Non Profit To Develop Whistleblower Hotline Standards By Melissa Klein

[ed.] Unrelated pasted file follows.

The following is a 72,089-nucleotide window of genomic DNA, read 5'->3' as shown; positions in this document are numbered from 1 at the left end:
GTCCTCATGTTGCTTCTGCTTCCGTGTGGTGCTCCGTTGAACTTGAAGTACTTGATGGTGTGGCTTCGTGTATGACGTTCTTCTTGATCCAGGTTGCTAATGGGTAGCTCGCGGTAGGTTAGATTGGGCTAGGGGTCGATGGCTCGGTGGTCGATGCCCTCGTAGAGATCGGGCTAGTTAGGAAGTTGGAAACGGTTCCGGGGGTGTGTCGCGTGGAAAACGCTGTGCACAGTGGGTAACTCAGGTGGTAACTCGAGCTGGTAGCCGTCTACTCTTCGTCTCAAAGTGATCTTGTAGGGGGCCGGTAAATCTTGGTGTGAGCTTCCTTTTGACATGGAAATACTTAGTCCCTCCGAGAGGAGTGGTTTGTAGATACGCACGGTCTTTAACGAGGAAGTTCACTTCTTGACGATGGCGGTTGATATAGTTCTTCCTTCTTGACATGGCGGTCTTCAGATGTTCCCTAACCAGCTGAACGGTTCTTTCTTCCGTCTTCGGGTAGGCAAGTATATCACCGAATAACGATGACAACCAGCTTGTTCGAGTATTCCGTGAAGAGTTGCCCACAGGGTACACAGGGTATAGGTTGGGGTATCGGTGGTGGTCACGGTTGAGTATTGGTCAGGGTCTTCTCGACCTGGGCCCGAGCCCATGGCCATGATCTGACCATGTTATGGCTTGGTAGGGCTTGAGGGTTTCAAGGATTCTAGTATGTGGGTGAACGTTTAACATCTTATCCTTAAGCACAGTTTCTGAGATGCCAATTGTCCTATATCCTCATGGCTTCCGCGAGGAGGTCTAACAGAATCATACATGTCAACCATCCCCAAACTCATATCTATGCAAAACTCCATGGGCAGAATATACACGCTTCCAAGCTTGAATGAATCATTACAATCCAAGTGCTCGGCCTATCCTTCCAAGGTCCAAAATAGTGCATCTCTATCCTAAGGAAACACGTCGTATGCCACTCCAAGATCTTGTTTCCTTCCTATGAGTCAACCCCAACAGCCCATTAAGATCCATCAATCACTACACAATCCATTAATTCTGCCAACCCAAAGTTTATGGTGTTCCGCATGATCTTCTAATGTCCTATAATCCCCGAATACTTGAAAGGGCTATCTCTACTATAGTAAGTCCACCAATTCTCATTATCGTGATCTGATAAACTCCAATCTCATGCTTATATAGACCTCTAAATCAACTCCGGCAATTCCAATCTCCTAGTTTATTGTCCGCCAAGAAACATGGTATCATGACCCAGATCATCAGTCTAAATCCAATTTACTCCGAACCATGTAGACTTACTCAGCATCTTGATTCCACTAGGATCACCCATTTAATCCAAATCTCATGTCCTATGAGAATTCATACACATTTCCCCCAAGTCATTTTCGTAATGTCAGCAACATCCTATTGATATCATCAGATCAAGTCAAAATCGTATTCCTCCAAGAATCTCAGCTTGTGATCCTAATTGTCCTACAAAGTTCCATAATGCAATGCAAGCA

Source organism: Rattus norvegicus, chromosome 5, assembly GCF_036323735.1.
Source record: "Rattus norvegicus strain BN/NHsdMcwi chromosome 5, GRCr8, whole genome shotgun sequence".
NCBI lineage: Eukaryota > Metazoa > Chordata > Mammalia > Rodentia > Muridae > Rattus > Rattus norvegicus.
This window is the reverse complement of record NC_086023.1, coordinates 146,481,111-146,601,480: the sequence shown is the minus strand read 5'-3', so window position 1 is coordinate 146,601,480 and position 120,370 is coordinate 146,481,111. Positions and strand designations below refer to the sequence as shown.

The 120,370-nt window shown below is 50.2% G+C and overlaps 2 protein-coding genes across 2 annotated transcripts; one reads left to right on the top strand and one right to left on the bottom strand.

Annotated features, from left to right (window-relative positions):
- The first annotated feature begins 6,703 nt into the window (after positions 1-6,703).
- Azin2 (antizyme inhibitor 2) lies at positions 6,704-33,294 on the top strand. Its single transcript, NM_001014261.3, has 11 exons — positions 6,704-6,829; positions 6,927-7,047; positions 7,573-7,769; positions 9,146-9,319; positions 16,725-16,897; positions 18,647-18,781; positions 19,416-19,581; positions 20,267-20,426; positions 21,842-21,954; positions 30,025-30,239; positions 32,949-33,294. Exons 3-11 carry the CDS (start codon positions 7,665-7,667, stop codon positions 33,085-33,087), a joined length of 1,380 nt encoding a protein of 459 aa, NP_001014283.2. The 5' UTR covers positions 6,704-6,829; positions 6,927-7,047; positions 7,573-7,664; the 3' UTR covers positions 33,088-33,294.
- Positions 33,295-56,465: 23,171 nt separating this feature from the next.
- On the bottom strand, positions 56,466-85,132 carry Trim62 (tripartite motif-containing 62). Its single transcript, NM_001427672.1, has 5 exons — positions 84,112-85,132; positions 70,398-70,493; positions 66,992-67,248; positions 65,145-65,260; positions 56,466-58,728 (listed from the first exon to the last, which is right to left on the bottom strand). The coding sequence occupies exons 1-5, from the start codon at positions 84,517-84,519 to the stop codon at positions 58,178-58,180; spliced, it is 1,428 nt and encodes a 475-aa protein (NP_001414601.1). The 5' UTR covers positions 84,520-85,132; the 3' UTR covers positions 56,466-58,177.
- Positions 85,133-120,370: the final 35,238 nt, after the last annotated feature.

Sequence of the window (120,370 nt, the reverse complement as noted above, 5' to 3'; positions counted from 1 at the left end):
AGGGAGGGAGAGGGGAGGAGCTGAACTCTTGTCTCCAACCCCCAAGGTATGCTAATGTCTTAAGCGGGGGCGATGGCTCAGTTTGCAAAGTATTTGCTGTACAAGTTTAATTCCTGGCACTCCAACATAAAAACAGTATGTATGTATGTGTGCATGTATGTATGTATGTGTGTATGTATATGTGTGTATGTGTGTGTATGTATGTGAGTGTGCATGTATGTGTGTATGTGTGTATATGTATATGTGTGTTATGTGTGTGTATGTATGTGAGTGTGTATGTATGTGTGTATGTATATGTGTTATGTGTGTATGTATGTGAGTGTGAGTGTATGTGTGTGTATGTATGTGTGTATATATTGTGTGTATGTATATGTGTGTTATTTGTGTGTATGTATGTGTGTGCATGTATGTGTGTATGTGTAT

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Non-Profit To Develop Whistleblower Hotline Standards By Melissa Klein Aguilar — July 19, 2005 Thanks to Sarbanes-Oxley, whistleblower hotlines are a hot topic for public companies. But what’s the best way to manage a hotline? And how can a company measure whether its hotline is effective? A coalition of governance experts has taken the first step toward answering those questions. The non-profit Open Compliance and Ethics Group, which recently documented end-to-end process standards for governance, risk, compliance and ethics management systems, has set its sights on developing a global set of open operating and technical standards around whistleblower hotlines. “Ultimately, the goal is to help companies to put in place and manage more effective hotlines,” said Scott Mitchell, OCEG chairman and chief executive. Mitchell says the planned guidance aims to make it easier and less expensive to manage, benchmark and evaluate the Scott Mitchell, OCEG effectiveness of whistleblower hotlines. Over two years ago—on April 1, 2003—the Securities and Exchange Commission adopted rules that require the national exchanges to delist any company that is not in compliance with the audit committee requirements of Sarbanes-Oxley. One of those requirements was outlined in Section 301 of SOX, requiring audit committees to establish processes for “the confidential, anonymous submission by employees of the issuer of concerns regarding questionable accounting or auditing matters.” Though most companies have implemented such systems by now—or are well on their way to doing so— the management and benchmarking of those systems have become key issues. That's because some argue that companies have been spending too much time focusing on compliance "processes" instead of the "outcomes" of those processes. As a result, companies are increasingly looking to find ways to leverage their procedures to understand the ethical tone of their workforce. “Hotlines ceased to be about fraud and abuse, and became a barometer to understand a company’s ethical culture,” says David Childers, CEO of EthicsPoint, one of three hotline vendors co-chairing the OCEG’s newly formed Hotline Working Group. But the challenge isn’t just for public companies; legislation aimed at strengthening the governance and oversight of nonprofit organizations is expected. Because of the potential impact on the oversight of charitable and nonprofit organizations—which have come under scrutiny by both houses of Congress— Childers said the group feels it’s important to get standards in place sooner, rather than later. “Nonprofits are moving to a new level of governance and compliance,” he said, citing a report presented to the Senate Finance Committee by the Panel on the Nonprofit Sector—an independent panel of leaders from public charities and private foundations—which calls for strengthened governance and greater accountability among nonprofits. Putting In Structure In recent years, hotlines have gotten the nod as a company’s first line of defense against fraud. The Association for Certified Fraud Examiner, in its widely read 2004 Report to the Nation, reported that the majority of occupational frauds uncovered are detected by anonymous tips through vehicles such as whistleblower hotlines. While SOX made establishing confidential reporting mechanisms a requirement for public companies, and revised federal sentencing guidelines offer some guidance related to whistleblower hotlines, the rules don’t prescribe technical or operating standards for those mechanisms. “Sarbanes-Oxley says companies need an anonymous way for employees to report,” says Nick Ciancio, vice president of marketing and sales for vendor Global Compliance Services. “It says that they need to be able to get the report, to retain it, and to treat it, but it’s left up to the companies to figure out how to do that,” he adds. “We’re trying to put some structure around this.” The Hotline Working Group will develop a code of conduct for vendors and internal departments; a set of metrics that clients should expect to receive—and by which they can judge vendors; and a set of XML (Extensible Markup Language) data interoperability standards that OCEG says will help organizations knit the systems into their overall enterprise architecture. Other members of the OCEG Hotline Working Group include Archer Daniels Midland, Ernst & Young, Staples, Wal-Mart Stores, Qwest Communications, and others. According to Mitchell, the new working group was also sparked in part by OCEG’s June 20 union with The Compliance Consortium. While he said OCEG has focused on developing process standards, The Compliance Consortium focused its efforts on creating technical standards. “The merger afforded us the opportunity to jump start a new aspect of our standards development,” says Mitchell. “The hotline group is the first working group sparked by that merger.” The standards will address issues Mitchell says OCEG’s member companies have been grappling with, such as deciding which indicators to measure, comparing how they’re doing against their peers, and how to integrate their hotlines with other enterprise systems to make them more valuable. Mitchell said the working group hopes to create an initial draft of the standards for public comment by the end of the year, while the time frame for final standards will depend largely on the feedback the group receives.